Canon 6D MK II: Full, in-depth review
- Vari-angle Touch LCD screen
- 45-point AF system - up from 11-point AF system
- Excellent image performance - better than the original 6D
- Light weight at 650gm
- Better sealing for all weather conditions
- No 4K video except in time lapse mode
- No built-in flash
- No slot for a second memory card
Arguably, still the best DSLR at its price point in the market, if you can forgive Canon for not adding 4K video except in time lapse mode. Original 6D users should definitely upgrade.
Price$ 2,599.00 (AUD)
So what’s missing?
Importantly, particularly for wedding and multi-day event photographers who may be shooting lot of video - there isn’t a second card slot (back up can be vital); No built-in flash - it doesn’t worry me but it would be a nice extra; here’s the big one - no 4K video unless you put it in time lapse mode. Maximum regular video recording size is 1920x1080 (FHD) 60p.
For me this isn’t a deal breaker - I shoot very little video and when I do I prefer to use my partner’s Go Pro HERO5. However, 4K video is important to a lot of photographers so the question remains: why wasn’t it included? The much cheaper Nikon D7500 has it, Mr Canon!
In the end, all detail aside, it comes down to how the camera performs. I road tested the 6D Mk II with the four lenses mentioned above: the EF 24-70mm f/2.8L II USM, the EF 70-300mm f/4-5.6L IS USM, the EF 16-35mm f/4L IS USM, and the EF 135mm f/2L USM. They are all L series lens - Canon’s best. They may cost more but if you want seriously good photos you need top quality lenses.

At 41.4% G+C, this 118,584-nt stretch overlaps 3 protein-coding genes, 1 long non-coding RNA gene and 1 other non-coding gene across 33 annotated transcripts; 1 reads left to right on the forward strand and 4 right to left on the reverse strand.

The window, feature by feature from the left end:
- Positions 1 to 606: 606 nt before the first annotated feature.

The 6D MK II paired with each of these lenses performed brilliantly. I love the EF 24-70mm f/2.8L II USM - it is just THAT much better than the original - talk about sharp!; the EF 70-300mm f/4-5.6L IS USM is rapidly becoming my favourite Canon lens - hell, I’ve even used it for street shooting. For portraits, the EF 135mm f/2L USM is just about unbeatable; and the EF 16-35mm f/4L IS USM gives you the perfect ultra wide angle option. The photos in the galleries give a good indication of just what can be achieved.
The Bottom Line
So to the all important question: is the 6D MK II worth the extra dollars? It comes in at $2599 for the body-only. You can shop around and buy a top line Canon 5DS for considerably less than it’s official $4499, but you are probably buying online and not getting an official Canon warranty. The Canon 6D MK II is arguably still the best DSLR in its price bracket - and the sheer welter of new features are enough to recommend upgrading to any 6D user.
The quality of the photographs is stunning as long as you have top shelf lenses and the operator knows how to shoot with a DSLR. And that’s always the key with photography: a poor user will get poor pictures; a photographer who understands how to shoot a DSLR will get great pictures. Don’t expect the 6D MK II or any top-line DSLR to do everything for you and pop out fabulous images. They are complicated beasts that require time, repeated use, knowledge and know-how to get the best out of them. But the Canon 6D MK II is a little beauty.
NOTE: Post-processing - The photos accompanying this review were post-processed from the original RAW files in Photoshop into the Macphun Creative Kit, Luminar and Aurora HDR are all plugged in, giving me another two processing platforms with hundreds of tweakable filters. Pros Faster - up to 6.5 frames per second from 4.5 fps Higher resolution - 26.2MP up from 20.2MP Vari-angle Touch LCD screen 45-point AF system - up from 11-point AF system Wi-Fi, Bluetooth and NFC Excellent image performance - better than the original 6D As-you-shoot 4:3, 1:1 square and 16:9 crop modes in addition to the native 3:2 image size The GPS Mode 2 option Light weight at 650gm Better sealing for all weather conditions An extra control button Cons No 4K video except in time lapse mode No built-in flash No slot for a second memory card Those 45 AF points are all in the middle
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